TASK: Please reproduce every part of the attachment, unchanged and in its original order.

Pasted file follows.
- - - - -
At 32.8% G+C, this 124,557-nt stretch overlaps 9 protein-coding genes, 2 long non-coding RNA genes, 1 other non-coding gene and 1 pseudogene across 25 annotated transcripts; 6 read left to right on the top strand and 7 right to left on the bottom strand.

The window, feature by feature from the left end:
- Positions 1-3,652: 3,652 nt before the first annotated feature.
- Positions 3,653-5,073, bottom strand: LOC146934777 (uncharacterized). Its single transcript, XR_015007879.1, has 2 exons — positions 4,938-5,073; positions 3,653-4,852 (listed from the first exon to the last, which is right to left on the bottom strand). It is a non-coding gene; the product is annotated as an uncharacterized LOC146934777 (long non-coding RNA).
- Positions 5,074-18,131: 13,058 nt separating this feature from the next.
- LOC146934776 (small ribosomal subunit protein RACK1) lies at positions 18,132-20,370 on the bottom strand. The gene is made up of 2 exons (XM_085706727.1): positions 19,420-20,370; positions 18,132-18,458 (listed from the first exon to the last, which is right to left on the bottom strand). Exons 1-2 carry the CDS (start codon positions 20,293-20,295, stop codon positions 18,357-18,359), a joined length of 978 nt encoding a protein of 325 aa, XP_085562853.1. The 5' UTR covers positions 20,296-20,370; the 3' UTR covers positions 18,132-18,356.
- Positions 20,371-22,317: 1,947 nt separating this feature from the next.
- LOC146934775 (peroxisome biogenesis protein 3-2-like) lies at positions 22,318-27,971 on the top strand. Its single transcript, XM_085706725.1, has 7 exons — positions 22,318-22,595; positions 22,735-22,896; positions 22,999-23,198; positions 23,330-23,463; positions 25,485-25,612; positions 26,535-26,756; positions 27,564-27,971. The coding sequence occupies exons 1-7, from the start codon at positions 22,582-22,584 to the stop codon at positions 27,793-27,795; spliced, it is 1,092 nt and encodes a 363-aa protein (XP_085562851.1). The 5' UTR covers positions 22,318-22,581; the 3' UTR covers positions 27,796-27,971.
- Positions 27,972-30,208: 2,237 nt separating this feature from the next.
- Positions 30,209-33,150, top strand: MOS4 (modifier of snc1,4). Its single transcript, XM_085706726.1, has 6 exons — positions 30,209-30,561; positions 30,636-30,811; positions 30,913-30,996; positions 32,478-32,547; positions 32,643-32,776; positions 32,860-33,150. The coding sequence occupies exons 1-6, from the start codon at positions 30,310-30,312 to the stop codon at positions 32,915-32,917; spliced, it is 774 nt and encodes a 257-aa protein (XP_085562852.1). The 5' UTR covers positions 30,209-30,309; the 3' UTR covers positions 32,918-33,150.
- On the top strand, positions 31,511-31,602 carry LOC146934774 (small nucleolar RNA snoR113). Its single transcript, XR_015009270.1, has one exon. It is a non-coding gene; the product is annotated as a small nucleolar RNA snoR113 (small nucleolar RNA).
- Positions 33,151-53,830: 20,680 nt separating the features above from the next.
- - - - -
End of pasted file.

At 32.8% G+C, this 124,557-nt stretch overlaps 9 protein-coding genes, 2 long non-coding RNA genes, 1 other non-coding gene and 1 pseudogene across 25 annotated transcripts; 6 read left to right on the top strand and 7 right to left on the bottom strand.

The window, feature by feature from the left end:
- Positions 1-3,652: 3,652 nt before the first annotated feature.
- Positions 3,653-5,073, bottom strand: LOC146934777 (uncharacterized). Its single transcript, XR_015007879.1, has 2 exons — positions 4,938-5,073; positions 3,653-4,852 (listed from the first exon to the last, which is right to left on the bottom strand). It is a non-coding gene; the product is annotated as an uncharacterized LOC146934777 (long non-coding RNA).
- Positions 5,074-18,131: 13,058 nt separating this feature from the next.
- LOC146934776 (small ribosomal subunit protein RACK1) lies at positions 18,132-20,370 on the bottom strand. The gene is made up of 2 exons (XM_085706727.1): positions 19,420-20,370; positions 18,132-18,458 (listed from the first exon to the last, which is right to left on the bottom strand). Exons 1-2 carry the CDS (start codon positions 20,293-20,295, stop codon positions 18,357-18,359), a joined length of 978 nt encoding a protein of 325 aa, XP_085562853.1. The 5' UTR covers positions 20,296-20,370; the 3' UTR covers positions 18,132-18,356.
- Positions 20,371-22,317: 1,947 nt separating this feature from the next.
- LOC146934775 (peroxisome biogenesis protein 3-2-like) lies at positions 22,318-27,971 on the top strand. Its single transcript, XM_085706725.1, has 7 exons — positions 22,318-22,595; positions 22,735-22,896; positions 22,999-23,198; positions 23,330-23,463; positions 25,485-25,612; positions 26,535-26,756; positions 27,564-27,971. The coding sequence occupies exons 1-7, from the start codon at positions 22,582-22,584 to the stop codon at positions 27,793-27,795; spliced, it is 1,092 nt and encodes a 363-aa protein (XP_085562851.1). The 5' UTR covers positions 22,318-22,581; the 3' UTR covers positions 27,796-27,971.
- Positions 27,972-30,208: 2,237 nt separating this feature from the next.
- Positions 30,209-33,150, top strand: MOS4 (modifier of snc1,4). Its single transcript, XM_085706726.1, has 6 exons — positions 30,209-30,561; positions 30,636-30,811; positions 30,913-30,996; positions 32,478-32,547; positions 32,643-32,776; positions 32,860-33,150. The coding sequence occupies exons 1-6, from the start codon at positions 30,310-30,312 to the stop codon at positions 32,915-32,917; spliced, it is 774 nt and encodes a 257-aa protein (XP_085562852.1). The 5' UTR covers positions 30,209-30,309; the 3' UTR covers positions 32,918-33,150.
- On the top strand, positions 31,511-31,602 carry LOC146934774 (small nucleolar RNA snoR113). Its single transcript, XR_015009270.1, has one exon. It is a non-coding gene; the product is annotated as a small nucleolar RNA snoR113 (small nucleolar RNA).
- Positions 33,151-53,830: 20,680 nt separating the features above from the next.